Large, fast, ruminant mammals which generally resemble deer except for their two single-prong horns.
Page 36 of Volume I, Series II, of the Official Records of the Union and Confederate Navies in the War of the Rebellion states that, in 1861, the Navy purchased at New York a sidewheel steamer named Antelope. However, no such ship was entered on the "List of Vessels of the U. S. Navy" in the Navy Register for 1862 or on that in the 1863 edition. Moreover, there is no other reference to this ship in the Navy's Official Records series. In view of these facts, this entry in the series' compilation, "Statistical Data of Ships," seems to be spurious.
(StwStr: t. 145; a. 2 30-pdr. r., 4 24-pdr. sb.)
During the first years of the Civil War, the Federal War Department used Lavinia Logan—a chartered stern-wheel steamer built in 1861 at Parkersburg, Virginia (now West Virginia)— to support operations of the Union Army along the streams of the Mississippi drainage system, especially Major General Grant's efforts to capture Vicksburg.
Following the fall of that Confederate river fortress in the summer of 1863, Lavinia Logan seems to have returned to private hands for a time. In any case, the Union Navy acquired the vessel at Louisville, Ky., in the spring of 1864; and, on 26 May of that year, Rear Admiral David D. Porter wrote to Secretary of the Navy Gideon Welles reporting the purchase and recommending that her name be changed to Antelope. Apparently, he had acquired the ship to meet Rear Admiral Farragut's need for light-draft gunboats and had her hull covered with iron plates by naval shipfitters at Mound City, III.
Antelope first appears on the list of vessels composing the West Gulf Blockading Squadron on 15 August 1864 with the notation that she was then at New Orleans. On 31 August 1864, the paperwork on her purchase was finally completed. By 4 September, the tinclad—commanded by Acting Master John Ross— was at Pass a I'Outre where she had relieved the sidewheeler Meteor. While she was there, she began taking on considerable water; and her leaks steadily increased. An inspection of the inside of her hull revealed that ". . . the leak was not confined to any one place, but extended to all parts of the bottom sides." After she had been on station for a full week, Ross reported ". . . the condition of the vessel and that I was obliged to keep up 60 pounds of steam to work the steam pumps, as we could not keep her free by the hand pumps."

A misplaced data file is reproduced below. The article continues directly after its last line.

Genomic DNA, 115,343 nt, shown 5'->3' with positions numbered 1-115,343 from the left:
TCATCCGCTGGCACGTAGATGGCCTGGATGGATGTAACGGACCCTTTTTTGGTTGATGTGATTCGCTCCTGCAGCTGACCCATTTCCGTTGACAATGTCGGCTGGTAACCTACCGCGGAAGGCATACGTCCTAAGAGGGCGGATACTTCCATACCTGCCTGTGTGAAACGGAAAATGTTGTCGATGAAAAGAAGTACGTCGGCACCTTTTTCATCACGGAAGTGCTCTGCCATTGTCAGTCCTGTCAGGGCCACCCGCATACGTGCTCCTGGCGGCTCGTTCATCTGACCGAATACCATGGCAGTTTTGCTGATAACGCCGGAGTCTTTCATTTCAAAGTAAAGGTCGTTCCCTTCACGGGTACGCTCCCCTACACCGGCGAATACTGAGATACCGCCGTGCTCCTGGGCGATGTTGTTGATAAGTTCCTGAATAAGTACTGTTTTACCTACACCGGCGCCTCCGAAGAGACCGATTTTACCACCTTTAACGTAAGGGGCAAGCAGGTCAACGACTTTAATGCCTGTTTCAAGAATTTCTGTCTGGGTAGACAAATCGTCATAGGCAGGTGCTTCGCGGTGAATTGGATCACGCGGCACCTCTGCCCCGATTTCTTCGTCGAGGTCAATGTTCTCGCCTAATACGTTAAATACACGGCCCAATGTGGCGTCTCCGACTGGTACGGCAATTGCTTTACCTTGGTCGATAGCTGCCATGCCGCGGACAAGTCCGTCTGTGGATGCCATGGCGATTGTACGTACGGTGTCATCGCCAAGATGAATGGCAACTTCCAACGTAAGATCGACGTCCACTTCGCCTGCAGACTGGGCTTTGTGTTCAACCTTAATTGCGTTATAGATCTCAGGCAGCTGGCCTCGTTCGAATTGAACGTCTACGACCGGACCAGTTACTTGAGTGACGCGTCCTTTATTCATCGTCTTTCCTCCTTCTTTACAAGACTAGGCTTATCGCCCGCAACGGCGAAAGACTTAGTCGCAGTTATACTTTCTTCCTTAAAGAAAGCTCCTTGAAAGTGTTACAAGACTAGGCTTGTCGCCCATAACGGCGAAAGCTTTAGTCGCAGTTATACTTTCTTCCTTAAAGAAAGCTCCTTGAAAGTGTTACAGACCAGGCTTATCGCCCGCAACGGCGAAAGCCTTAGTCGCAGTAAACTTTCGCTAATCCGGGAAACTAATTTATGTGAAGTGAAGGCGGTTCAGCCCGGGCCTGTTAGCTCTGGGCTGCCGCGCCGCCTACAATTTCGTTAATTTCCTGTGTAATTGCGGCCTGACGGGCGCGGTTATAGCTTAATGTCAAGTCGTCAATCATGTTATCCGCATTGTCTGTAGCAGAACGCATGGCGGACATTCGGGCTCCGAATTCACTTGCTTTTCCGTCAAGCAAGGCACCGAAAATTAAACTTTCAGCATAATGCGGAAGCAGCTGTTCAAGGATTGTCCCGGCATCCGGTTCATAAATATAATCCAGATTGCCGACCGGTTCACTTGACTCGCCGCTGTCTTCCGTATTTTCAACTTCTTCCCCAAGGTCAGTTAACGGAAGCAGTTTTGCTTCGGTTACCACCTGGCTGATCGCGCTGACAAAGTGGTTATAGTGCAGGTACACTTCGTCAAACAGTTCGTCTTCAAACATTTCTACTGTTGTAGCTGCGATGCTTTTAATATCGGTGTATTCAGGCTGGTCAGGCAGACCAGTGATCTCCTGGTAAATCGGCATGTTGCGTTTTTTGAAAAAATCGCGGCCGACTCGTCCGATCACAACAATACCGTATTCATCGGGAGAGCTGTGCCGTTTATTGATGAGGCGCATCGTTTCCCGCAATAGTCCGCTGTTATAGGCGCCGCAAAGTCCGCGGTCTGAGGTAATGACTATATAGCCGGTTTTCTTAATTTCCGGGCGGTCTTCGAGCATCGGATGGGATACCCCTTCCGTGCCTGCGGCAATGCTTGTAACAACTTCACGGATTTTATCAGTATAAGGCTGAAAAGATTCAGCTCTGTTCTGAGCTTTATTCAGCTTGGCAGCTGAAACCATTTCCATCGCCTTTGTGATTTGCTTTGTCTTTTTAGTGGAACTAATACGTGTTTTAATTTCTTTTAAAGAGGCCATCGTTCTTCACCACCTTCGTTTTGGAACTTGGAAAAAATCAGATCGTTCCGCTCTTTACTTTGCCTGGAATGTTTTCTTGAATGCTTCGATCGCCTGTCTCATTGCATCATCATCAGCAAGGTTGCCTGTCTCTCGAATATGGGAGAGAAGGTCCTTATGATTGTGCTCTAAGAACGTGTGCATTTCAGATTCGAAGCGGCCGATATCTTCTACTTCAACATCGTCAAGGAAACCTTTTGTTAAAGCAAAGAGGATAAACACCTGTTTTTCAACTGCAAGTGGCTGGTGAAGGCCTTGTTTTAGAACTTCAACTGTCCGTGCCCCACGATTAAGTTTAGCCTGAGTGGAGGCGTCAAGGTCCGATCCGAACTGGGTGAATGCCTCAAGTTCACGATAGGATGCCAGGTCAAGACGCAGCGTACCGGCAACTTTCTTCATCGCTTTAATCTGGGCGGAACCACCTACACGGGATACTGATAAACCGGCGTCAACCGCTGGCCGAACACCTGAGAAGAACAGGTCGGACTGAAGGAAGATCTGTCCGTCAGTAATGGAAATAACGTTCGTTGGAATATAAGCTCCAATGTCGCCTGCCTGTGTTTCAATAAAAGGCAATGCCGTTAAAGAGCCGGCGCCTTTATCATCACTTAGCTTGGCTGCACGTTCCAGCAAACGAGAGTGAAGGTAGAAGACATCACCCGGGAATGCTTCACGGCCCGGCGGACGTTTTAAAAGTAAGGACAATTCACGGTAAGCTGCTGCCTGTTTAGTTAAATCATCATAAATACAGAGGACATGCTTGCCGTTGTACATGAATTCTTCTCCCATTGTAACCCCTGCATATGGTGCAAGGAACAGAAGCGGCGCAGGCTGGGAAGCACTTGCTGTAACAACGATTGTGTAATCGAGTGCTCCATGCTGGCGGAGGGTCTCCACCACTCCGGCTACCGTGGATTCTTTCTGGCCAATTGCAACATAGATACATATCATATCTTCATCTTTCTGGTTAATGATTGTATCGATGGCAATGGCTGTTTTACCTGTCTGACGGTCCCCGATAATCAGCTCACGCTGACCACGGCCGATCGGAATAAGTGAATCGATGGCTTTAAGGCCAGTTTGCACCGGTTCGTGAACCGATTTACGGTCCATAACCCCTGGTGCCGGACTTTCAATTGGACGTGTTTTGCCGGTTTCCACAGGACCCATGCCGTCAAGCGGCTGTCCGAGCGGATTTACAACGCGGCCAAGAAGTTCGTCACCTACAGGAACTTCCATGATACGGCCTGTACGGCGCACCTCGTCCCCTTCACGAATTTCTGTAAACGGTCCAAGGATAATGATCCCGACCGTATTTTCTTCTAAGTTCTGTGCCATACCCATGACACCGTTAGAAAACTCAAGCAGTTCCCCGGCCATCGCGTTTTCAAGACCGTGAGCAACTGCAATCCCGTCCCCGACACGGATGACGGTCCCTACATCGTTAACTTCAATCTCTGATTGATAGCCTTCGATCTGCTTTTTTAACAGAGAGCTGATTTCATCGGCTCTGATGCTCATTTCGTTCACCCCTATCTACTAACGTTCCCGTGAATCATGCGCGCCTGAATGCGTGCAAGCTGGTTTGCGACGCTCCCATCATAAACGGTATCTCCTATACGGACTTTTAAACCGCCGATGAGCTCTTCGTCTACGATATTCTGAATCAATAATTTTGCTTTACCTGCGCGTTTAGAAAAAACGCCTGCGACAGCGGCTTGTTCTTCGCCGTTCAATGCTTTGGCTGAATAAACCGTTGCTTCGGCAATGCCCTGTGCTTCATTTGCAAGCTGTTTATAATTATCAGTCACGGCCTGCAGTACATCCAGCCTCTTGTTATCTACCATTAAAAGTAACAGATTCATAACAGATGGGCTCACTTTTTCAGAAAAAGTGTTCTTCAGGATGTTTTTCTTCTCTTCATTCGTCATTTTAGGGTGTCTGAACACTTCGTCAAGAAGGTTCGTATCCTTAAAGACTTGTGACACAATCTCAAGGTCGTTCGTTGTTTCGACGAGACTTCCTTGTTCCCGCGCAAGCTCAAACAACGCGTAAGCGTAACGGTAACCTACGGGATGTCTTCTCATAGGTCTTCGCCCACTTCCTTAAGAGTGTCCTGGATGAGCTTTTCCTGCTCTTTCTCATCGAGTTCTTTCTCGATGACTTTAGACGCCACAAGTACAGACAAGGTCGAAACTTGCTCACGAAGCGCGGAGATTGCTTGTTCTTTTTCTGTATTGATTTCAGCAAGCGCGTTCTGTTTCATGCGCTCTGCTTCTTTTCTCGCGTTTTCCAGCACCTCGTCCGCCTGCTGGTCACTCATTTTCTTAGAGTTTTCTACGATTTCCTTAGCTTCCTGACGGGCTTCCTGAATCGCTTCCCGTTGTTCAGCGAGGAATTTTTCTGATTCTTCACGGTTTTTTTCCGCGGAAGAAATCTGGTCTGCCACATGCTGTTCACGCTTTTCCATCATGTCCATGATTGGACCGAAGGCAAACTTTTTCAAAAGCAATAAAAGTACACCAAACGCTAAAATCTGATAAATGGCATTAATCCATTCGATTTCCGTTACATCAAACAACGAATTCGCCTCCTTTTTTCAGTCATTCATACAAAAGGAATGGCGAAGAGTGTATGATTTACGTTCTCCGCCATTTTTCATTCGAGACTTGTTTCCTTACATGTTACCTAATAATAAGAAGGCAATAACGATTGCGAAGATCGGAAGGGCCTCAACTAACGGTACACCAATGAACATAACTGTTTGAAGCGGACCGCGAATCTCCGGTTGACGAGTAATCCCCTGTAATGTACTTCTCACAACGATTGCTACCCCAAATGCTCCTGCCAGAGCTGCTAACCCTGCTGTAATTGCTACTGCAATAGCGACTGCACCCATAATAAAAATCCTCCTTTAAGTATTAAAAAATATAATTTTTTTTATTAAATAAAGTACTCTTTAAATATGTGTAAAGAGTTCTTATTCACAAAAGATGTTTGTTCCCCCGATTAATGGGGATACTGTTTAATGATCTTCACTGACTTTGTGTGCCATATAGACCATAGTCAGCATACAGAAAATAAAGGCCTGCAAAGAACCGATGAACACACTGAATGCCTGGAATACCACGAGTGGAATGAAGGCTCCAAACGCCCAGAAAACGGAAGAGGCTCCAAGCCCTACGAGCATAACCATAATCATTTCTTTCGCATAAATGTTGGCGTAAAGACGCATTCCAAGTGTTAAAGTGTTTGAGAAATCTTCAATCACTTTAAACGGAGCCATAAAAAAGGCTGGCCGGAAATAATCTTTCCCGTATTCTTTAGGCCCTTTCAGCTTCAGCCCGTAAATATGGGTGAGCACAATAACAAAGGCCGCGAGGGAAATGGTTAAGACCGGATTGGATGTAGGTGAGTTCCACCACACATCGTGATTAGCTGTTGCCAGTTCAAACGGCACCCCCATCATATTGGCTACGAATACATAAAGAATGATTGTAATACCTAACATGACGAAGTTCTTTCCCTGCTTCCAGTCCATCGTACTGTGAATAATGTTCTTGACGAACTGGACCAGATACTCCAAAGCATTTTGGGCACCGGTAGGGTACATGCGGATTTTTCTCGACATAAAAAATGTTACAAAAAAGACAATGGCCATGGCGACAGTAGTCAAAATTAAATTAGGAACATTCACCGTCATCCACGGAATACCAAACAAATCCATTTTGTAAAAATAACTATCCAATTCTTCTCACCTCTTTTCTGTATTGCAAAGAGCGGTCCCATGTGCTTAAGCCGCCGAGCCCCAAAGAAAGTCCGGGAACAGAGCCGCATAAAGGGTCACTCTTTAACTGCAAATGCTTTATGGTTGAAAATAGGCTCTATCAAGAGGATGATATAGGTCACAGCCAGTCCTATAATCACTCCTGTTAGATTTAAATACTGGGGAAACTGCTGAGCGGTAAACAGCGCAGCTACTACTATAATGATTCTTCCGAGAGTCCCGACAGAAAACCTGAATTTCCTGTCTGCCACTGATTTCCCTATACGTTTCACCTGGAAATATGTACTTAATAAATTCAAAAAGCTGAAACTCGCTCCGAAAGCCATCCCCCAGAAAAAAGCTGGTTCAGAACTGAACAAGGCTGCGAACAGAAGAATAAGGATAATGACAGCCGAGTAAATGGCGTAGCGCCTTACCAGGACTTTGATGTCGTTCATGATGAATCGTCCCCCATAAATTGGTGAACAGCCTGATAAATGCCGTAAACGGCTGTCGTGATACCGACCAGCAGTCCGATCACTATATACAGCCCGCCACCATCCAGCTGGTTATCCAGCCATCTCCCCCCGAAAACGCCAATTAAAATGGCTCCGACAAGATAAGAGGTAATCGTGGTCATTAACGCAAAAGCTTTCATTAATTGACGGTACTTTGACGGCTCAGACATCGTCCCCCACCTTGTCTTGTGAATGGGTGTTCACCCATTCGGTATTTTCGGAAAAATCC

The ship was relieved as soon as possible and ordered back to New Orleans for repairs. On the evening of 22 September, during her trip upriver, Antelope came upon Suffolk—abandoned and in a sinking condition—and towed that Army transport to shoal water where she would be safe on the flats. Antelope then resumed her ascent of the river.
About 4:30 a.m., upon learning that his ship was sinking, Ross ". . . ordered the helm hard aport, to beach her . . . ."While filling rapidly, Antelope grounded enabling her crew to save her ordnance and equipment. No record of efforts to salvage the ship has been found.
Maria—a 173-ton stern-wheel steamer built in 1863 at Cincinnati, Ohio—was bought by the Navy on 10 February 1864 at Cincinnati for service in the Mississippi Squadron. After learning of this purchase, Secretary of the Navy Gideon Welles wrote to Rear Admiral David D. Porter on 9 April 1864 informing him that "the Navy Department [hadl changed the name of the Maria . . . to the Antelope, as it had a vessel of . . . [the former] name in the course of construction."
However, Porter had meanwhile renamed Maria, Fairy and, in acknowledging message of 9 April, requested the Department to retain the name Fairy (q.v.) since the ship had ". . . been known by that name for so long a time . ..." On 1 June, Welles agreed to this request.